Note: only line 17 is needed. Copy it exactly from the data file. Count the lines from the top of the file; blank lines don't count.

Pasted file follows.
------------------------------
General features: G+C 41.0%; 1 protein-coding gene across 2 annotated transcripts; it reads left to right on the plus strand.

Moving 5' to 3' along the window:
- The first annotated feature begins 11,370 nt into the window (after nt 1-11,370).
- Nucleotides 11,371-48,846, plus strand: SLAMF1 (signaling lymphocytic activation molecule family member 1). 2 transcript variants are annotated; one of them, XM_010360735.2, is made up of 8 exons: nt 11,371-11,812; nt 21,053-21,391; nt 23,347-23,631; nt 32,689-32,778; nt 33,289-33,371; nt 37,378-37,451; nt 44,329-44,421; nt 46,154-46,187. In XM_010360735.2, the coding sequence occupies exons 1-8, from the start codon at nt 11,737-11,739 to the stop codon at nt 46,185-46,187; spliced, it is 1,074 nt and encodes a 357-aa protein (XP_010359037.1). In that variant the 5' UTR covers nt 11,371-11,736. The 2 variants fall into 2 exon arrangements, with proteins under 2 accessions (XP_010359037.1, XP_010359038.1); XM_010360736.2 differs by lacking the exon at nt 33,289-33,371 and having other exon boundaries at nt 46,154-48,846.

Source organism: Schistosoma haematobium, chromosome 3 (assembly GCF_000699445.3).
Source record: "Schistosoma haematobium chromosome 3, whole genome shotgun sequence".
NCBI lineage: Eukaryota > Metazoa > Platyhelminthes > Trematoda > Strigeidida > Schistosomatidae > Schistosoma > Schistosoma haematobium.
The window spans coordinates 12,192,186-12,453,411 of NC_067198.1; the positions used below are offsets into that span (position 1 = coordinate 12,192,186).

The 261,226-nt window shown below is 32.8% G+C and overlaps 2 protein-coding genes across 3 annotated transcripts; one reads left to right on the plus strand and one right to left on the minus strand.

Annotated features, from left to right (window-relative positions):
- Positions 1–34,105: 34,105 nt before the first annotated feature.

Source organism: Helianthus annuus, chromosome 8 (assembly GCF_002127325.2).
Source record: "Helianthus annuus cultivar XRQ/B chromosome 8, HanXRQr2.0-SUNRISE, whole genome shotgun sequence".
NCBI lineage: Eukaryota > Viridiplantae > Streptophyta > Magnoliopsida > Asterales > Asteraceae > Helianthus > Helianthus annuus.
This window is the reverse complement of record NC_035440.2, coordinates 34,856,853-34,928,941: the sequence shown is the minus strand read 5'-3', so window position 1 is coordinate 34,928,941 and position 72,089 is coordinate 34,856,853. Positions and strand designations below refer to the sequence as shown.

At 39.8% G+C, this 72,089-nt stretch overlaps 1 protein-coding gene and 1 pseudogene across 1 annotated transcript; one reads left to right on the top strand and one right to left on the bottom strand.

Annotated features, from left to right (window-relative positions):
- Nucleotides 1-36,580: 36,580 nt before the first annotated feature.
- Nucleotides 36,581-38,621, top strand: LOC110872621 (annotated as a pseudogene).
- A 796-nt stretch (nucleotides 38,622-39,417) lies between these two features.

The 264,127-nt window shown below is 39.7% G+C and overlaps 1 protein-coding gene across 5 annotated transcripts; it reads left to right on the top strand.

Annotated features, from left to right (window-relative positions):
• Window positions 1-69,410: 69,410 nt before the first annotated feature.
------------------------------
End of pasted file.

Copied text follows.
Annotated features, from left to right (window-relative positions):